I was happy to read Saul Golubcow’s column in the Oct. 12 issue of the JT (“For Jewish Americans, the Holocaust Then and Now”) regarding the current U.S. Holocaust Memorial Museum’s exhibit in Washington, “Americans and the Holocaust.” It is an amazing history of warnings and reports of the coming Holocaust for almost 20 years, from 1930 to 1945. Newspapers and other media around the world and this country reported warnings of the dark clouds attesting to the danger to the Jewish population of Europe. There were pockets of organizations and individuals who tried to help, but U.S. immigration doors were closed to all but a few when it became reality. Politics, fear, hopelessness, anti-Semitism and strict immigration policies were a reality.
I am a child survivor who was brought to America through the efforts of a small group of very dedicated Baltimoreans at age 7 in 1940 and placed in foster homes. I was one of a very few lucky ones, and I am forever grateful for the good life I have been able to have in this wonderful country. I ache for those who did not have my opportunity.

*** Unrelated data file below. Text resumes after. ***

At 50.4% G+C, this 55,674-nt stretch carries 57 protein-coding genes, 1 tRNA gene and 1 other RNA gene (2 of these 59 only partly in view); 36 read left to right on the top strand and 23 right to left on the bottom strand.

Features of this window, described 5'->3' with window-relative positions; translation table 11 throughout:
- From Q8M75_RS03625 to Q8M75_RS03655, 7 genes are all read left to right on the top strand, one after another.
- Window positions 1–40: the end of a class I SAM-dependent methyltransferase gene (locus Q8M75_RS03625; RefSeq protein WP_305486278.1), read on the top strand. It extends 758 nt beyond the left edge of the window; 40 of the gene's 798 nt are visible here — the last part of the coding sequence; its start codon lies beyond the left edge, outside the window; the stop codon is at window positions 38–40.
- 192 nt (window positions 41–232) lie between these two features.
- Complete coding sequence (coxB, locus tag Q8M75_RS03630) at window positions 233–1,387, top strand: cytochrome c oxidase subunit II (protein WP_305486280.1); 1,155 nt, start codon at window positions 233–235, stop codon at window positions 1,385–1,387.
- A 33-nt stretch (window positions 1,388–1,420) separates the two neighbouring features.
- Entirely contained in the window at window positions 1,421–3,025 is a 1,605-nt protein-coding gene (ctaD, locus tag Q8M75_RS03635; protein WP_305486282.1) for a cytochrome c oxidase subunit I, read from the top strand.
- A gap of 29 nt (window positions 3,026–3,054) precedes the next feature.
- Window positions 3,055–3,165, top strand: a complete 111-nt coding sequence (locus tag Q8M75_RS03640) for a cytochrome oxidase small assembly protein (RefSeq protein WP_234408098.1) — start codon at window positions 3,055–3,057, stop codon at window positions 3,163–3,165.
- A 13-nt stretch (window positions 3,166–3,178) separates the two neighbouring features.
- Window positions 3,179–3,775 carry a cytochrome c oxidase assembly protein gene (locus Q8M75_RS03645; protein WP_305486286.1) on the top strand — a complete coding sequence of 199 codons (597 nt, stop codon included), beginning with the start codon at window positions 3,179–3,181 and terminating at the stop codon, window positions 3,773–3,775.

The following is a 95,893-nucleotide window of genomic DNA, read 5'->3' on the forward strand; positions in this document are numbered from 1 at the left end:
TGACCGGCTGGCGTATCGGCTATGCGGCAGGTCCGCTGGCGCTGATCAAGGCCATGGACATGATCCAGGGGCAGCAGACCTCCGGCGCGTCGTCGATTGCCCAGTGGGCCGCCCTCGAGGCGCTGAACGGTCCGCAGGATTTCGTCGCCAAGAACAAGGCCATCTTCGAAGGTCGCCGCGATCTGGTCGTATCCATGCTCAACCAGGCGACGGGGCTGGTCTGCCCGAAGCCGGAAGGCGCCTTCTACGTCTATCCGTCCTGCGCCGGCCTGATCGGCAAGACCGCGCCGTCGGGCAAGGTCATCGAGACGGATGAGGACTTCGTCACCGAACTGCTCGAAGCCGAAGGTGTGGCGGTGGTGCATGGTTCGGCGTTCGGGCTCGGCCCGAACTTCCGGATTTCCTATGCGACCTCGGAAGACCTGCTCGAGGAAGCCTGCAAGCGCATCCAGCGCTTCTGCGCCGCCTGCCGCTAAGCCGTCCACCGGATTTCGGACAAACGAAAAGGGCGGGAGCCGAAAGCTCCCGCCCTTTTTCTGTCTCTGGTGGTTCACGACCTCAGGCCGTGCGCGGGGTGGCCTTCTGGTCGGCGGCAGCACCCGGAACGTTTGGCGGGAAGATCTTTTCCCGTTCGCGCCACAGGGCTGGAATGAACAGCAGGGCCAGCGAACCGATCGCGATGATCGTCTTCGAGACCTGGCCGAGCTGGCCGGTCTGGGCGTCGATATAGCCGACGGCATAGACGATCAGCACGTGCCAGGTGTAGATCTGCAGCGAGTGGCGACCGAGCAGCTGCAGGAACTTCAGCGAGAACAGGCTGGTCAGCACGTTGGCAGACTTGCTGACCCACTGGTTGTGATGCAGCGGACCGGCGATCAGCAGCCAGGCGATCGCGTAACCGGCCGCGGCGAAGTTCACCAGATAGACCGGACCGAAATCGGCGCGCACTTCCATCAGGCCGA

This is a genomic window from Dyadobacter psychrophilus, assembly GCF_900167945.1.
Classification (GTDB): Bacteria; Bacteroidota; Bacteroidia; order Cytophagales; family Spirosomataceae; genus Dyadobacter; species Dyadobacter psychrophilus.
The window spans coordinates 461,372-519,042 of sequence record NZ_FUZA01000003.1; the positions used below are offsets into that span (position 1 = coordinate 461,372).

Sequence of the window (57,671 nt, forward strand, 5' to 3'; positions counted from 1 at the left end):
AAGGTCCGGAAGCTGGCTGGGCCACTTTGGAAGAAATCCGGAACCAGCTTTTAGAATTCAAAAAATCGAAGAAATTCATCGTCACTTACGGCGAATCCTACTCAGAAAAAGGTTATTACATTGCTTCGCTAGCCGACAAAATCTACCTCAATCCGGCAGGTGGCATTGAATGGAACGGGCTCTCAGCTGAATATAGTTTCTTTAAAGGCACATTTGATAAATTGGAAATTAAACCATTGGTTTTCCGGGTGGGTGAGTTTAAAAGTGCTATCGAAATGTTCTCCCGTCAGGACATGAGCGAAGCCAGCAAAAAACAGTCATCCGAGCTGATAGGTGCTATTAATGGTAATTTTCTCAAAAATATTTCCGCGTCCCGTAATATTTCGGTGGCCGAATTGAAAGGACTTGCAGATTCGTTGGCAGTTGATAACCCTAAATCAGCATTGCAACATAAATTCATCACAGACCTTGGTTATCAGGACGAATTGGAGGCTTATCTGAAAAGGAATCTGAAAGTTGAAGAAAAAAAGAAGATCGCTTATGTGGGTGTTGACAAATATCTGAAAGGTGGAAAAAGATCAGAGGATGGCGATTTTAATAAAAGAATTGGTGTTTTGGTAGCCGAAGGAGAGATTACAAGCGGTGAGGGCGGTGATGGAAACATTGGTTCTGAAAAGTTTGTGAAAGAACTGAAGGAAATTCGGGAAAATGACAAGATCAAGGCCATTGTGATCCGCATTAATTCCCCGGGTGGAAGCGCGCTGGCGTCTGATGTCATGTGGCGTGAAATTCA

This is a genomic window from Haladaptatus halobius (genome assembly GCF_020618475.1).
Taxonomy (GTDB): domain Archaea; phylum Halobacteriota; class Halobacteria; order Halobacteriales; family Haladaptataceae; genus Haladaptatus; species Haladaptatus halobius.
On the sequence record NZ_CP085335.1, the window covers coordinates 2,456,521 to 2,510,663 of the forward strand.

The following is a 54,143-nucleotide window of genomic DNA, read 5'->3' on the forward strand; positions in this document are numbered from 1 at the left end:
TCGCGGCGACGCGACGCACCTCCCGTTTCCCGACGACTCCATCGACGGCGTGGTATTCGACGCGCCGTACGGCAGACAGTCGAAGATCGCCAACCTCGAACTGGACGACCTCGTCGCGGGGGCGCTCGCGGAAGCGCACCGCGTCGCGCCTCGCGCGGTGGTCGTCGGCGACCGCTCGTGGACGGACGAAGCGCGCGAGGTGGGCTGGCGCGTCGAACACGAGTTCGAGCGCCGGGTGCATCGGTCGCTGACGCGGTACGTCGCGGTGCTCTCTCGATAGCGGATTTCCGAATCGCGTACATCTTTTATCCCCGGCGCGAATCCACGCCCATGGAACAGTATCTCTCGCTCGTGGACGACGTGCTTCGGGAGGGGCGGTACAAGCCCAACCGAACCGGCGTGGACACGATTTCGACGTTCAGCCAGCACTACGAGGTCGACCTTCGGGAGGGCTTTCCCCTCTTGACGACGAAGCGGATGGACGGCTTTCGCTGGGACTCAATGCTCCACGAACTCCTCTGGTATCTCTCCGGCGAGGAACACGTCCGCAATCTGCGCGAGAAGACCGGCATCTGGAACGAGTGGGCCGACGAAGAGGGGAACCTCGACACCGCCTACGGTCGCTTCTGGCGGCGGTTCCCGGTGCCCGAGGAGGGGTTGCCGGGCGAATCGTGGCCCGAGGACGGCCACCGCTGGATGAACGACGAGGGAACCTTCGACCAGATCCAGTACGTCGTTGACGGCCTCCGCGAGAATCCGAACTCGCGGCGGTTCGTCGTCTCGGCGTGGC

Perhaps if there was a State of Israel in those tumultuous years, many might have been saved because all other doors were closed to us. Perhaps my mother and father could have made their way to safety as they tried so desperately.
It should make us understand that Israel is our only haven in times of trouble if need be, no matter what its politics are. Israel’s government has many failings and competing ideologies, as does ours in abundance, but it does not include dictators who murder their own people. Many of our fellow Jews in the U.S. are quick to speak of Israel’s failings, but we are not in danger, and we do not walk in their shoes.
Please try to see this eye-opening exhibit. It does not blame, but documents an important time in Jewish life. I am featured in a small section.